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What Is Oleoresin Paprika?

Oleoresin paprika is a vibrant, natural extract derived from sweet red pepper pods, offering a symphony of flavor and color to culinary creations. It's a versatile ingredient, celebrated for its rich hue and antioxidant properties. Intrigued by how this extract can elevate your dishes? Discover the essence of oleoresin paprika and its culinary magic in our full article.
Ray Hawk
Ray Hawk

Oleoresin paprika is a food coloring agent used to color foods a deep red if they are in liquid form or contain liquid fat. It is a natural food coloring that is obtained by extracting lipids, or plant fats, and pigments from sweet red peppers. As a common food colorant, it is often used in the production of sausage, seasonings, and snack foods. Since paprika itself has a lighter reddish-orange natural color, it is this with the combination of the red pepper, Capsicum annuum L. extract that gives oleoresin paprika its ability to color foods a deep red.

As a natural dye, this substance is prepared in a variety of mixtures that give it a wide range of color shade abilities. On the American Spice Trade Association (ASTA) color scale for paprika, the higher the number paprika is rated at, the brighter the level of color. Domestic United States paprika, also known as capsicum, typically has a color rating of 60-160 with a typical value being 120. Sellers of oleoresin paprika however offer it at a ASTA color scale ranging from 500 to 3,500.

Oleoresin paprika.
Oleoresin paprika.

Food colorant can have a limited shelf life, and oleoresin paprika is estimated at being able to be stored for up to 18 months without losing any of its natural dye ability. It is normally stored as a dry powder or liquid paste with a slight odor to it. There are also tests to determine if it is in fact oleoresin paprika. One of the distinctive tests is to add two milliliters of sulfuric acid to a 0.5 gram sample. If it is pure, its color will change to blue.

Many popular foods are colored with oleoresin paprika, and it is sometimes referred to on labels in reverse, as paprika oleoresin. These foods include various cheeses, orange juice, and sauces, as well as meats and spices. It is used wherever red and orange colorings are desired, though there are other natural and artificial colorings in these ranges as competitors also.

One of the most unique uses for oleoresin paprika is that it is added to poultry feed in order to give the yolks in chicken eggs a darker yellow appearance than is natural for them. Due to the fact that is is derived from natural food sources as a food colorant, in the United States, it is exempt from Food and Drug Administration (FDA) certification. It receives equally lenient treatment under European law, where it is grouped with similar colorants of capsanthin and capsorubin.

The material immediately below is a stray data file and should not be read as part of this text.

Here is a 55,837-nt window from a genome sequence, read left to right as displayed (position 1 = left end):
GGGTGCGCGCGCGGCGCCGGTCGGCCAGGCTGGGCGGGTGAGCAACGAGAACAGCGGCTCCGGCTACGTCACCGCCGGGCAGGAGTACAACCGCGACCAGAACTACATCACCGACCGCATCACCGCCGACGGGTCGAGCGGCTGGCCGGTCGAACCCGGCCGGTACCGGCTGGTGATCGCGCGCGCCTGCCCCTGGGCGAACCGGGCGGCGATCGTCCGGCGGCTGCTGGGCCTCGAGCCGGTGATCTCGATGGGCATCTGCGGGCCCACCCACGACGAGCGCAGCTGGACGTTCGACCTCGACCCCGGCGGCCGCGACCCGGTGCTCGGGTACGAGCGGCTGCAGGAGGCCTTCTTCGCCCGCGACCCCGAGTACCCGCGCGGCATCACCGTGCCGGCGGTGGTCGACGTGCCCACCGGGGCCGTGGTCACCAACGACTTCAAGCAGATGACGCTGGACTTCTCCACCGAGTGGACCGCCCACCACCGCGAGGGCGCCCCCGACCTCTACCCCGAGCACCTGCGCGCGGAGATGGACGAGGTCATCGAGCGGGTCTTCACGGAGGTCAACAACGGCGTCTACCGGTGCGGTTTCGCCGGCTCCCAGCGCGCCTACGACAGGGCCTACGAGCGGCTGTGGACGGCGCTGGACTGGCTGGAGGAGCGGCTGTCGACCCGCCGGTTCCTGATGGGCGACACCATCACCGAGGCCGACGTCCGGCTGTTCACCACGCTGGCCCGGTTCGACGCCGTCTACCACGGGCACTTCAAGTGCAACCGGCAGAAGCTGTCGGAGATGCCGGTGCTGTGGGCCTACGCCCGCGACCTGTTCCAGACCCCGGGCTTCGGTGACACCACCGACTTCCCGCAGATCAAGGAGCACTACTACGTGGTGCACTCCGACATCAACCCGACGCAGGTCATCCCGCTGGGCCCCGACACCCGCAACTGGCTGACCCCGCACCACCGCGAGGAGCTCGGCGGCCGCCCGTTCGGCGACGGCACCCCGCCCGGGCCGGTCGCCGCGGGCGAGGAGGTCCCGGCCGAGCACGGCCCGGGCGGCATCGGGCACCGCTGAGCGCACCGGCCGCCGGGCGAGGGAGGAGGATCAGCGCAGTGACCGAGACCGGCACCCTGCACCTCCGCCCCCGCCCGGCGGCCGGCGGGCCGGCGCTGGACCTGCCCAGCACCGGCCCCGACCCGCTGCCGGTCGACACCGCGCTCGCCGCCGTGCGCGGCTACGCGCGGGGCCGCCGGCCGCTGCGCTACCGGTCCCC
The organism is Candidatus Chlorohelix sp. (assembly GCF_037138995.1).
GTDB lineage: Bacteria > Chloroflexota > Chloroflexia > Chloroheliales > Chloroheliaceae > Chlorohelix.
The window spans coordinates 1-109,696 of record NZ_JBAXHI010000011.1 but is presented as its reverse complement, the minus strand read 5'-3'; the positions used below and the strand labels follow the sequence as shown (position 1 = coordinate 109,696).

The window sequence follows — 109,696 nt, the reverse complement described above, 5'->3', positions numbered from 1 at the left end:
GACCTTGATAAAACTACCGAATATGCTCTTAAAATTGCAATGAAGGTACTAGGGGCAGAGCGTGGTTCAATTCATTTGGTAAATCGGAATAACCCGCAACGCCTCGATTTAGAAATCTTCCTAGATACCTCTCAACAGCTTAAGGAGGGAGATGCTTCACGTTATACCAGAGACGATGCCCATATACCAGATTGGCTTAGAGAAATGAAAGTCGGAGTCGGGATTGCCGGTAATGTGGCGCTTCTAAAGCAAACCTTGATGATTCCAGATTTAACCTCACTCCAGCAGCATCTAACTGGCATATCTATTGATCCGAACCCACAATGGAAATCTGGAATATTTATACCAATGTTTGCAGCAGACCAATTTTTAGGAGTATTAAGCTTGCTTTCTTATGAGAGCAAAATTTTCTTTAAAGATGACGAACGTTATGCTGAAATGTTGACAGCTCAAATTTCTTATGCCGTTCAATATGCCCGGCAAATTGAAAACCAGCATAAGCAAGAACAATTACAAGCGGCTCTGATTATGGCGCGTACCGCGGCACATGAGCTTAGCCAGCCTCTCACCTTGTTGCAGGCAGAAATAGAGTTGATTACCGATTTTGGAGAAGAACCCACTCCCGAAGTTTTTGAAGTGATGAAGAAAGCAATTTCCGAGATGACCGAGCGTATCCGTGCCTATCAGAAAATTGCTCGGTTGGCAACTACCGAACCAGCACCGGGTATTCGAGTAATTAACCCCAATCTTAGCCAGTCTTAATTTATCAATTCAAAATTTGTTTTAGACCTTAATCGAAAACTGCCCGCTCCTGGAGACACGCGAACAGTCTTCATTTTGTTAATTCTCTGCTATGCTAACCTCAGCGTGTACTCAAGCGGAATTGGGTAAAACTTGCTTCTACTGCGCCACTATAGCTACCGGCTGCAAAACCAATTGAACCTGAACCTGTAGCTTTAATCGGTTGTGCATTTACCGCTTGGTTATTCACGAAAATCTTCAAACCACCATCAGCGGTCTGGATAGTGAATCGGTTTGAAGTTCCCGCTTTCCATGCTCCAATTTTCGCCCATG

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Discussion Comments


I always read the ingredients on every product that I buy before purchasing it, and I remember seeing paprika oleoresin on a package of pepperoni. I didn't know what it was at the time, but I knew that paprika was a spice, so I didn't think it would be anything harmful.

Pepperoni is a bright orange-red color. I guess that oleoresin paprika is the reason.

I wonder what color pepperoni would be without this ingredient? Perhaps it would be an ugly gray or brown that would make it unappetizing. I'm guessing that oleoresin paprika keeps us from getting nauseated while looking at certain foods.


@burcinc – Isn't that strange? I wonder who the first person was to think that egg yolks needed to be darker to appeal to people!

I wonder the same thing about orange juice. I wasn't aware that any artificial color was needed to sell the stuff.

Personally, if I am buying orange juice, it is because I want to drink the juice of an orange. It's not because it is a pretty color!

I don't get the logic behind making orange juice more orange. It is what it is, and I don't think it should be altered.


Wow! Oleoresin paprika is used to make egg yolks darker?! I had no idea!

Sometimes I get a different brand of eggs and the yolks come out a much darker orange. I always thought that the color of the yolk had to do with how fresh the eggs are. And I've been preferring these brands over others.

Lo and behold it's from paprika oleoresins! Well, I'm not upset because at least it's all natural. They probably don't need to do anything to egg yolks but I would have definitely stopped eating eggs if some manufacturers were using artificial dye.

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      Oleoresin paprika.